Pam’s Pictorama Toy Post: It is a drizzly Sunday, Mother’s Day, morning after a downright stormy yesterday. Kim and I were out and battling it as he needed a new light board. (Light boards hold a special place in my heart as the first gift Kim ever gave me was a light board – we used it for many years before it passed away.) The one we bought is sort of space age flat and bulb-free; we’ll see how that goes.
I needed to pick up a pair of prescription sunglasses (yep, lost mine recently) in the same part of town, but those required a Saturday pick up so no choice but to fight the elements which were fairly ferocious. Photos below from our adventure to the art supply store and the Ukrainian restaurant where we stopped for lunch and to see if the weather would improve a bit. It did not.
However, I digress and now onto the toys!
The motion of toys captivates me – wind-ups most frequently, ones that bounce and roll, battery toys on occasion. For this reason I generally acquire toys that still work – granted, usually simple mechanisms and motions. Toys are designed to entertain however and so they bump and hop and scoot along – we are missing something if they can’t do their thing. They make me laugh. Toys are distilled happiness and joy on demand.
Sometimes though the look of a toy is so great I am reminded of what my friend Mel has said which is, it’s okay if it doesn’t work, after all how often are you really going to play with it? This Felix falls in that category, although I am sad not to see him walk, his striped ball bouncing up and down and rolling in his hands! He’s a rare toy – I don’t remember ever seeing this one before. (However, every time I think that I can usually find a pristine version of the toy tucked away in Mel’s collection.) I purchased him on eBay and I paid a king’s ransom for him in a bit of a dog fight.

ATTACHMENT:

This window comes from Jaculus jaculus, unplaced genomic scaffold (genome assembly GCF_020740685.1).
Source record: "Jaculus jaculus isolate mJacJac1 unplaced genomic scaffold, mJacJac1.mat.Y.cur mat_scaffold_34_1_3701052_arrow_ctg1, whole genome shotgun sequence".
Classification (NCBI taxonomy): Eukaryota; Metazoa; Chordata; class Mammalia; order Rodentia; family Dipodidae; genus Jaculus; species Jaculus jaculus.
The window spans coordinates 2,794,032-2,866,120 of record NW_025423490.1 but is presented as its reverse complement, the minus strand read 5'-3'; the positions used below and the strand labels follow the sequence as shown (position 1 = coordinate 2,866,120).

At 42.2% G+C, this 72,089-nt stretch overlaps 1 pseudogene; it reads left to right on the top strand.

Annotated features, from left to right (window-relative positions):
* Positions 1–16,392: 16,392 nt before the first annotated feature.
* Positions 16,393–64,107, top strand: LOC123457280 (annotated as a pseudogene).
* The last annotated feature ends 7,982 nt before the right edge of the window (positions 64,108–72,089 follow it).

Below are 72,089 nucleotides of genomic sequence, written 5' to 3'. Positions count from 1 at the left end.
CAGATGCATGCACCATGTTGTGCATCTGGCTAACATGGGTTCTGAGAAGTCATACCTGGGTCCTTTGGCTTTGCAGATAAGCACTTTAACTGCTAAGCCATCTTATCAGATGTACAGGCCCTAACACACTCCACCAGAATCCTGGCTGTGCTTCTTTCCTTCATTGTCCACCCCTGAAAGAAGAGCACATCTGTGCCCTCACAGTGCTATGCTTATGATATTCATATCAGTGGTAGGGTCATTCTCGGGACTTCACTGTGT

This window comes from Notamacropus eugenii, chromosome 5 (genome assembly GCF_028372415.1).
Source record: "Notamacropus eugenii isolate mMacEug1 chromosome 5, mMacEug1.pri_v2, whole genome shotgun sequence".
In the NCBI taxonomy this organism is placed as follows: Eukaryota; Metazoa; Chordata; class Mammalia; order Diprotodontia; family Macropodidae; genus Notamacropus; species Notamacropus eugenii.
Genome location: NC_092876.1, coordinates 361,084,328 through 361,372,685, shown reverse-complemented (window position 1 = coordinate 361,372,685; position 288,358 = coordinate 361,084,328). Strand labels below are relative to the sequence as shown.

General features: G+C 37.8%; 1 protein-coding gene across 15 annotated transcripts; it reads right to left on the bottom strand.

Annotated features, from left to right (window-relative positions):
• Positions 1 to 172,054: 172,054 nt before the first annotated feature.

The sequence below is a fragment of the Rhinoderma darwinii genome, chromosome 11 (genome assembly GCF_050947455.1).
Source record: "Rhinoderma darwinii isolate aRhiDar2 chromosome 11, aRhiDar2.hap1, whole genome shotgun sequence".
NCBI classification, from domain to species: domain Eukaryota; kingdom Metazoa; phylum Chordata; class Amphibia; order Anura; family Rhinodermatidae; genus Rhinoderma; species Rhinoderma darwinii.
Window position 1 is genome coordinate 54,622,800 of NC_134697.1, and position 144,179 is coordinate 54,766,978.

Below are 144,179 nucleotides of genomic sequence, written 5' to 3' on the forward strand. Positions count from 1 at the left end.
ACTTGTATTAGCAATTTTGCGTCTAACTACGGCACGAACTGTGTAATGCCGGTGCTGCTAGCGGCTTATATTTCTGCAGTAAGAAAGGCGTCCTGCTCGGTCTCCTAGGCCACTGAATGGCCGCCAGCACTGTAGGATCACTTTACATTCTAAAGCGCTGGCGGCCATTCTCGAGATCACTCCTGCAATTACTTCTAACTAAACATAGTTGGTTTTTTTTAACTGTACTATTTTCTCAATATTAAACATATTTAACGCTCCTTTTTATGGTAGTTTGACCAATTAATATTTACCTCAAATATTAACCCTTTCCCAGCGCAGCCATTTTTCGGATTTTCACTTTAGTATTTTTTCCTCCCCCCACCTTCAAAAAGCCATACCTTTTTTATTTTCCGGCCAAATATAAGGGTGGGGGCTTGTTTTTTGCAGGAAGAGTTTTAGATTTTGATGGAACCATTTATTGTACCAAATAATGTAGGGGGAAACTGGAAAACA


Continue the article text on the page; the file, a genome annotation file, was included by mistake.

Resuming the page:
Today’s Felix bares some resemblance to this French wind-up toy, shown below, which Kim me for Christmas in 2020 and which was sold under a Krazy Kat listing at auction. (I wrote a Boxing Day post about him that can be read here.) That toy is a wind-up however and this one is a more simple friction walker which would have taken advantage of an incline I think.
Unlike the French toy, this one is much lighter and simpler. The head on the one is made of a heavy plaster material and of a lighter version more like papier-mâché on this one. His feet are broad wooden slats which allows him to stand nicely on the shelf despite his disability. I do feel like if I was about 10% smarter I could repair the leg mechanism which seems to be a wire that has gone missing. As we can see, a wooden and cardboard construction make up his body. Sadly his silk suit has torn where his leg broke.
Felix’s garb is a sort of jolly clown costume however, a look which is complemented by his big clownish feet. I especially like his big bow. There is a tiny (very hard to read) tag remaining under one foot which reads, made in Germany.
Despite his disabilities, Felix has a place of pride front and center on a shelf devoted to some of the finest cats in my collection. Mel has a point. I enjoy him each day, just looking at him.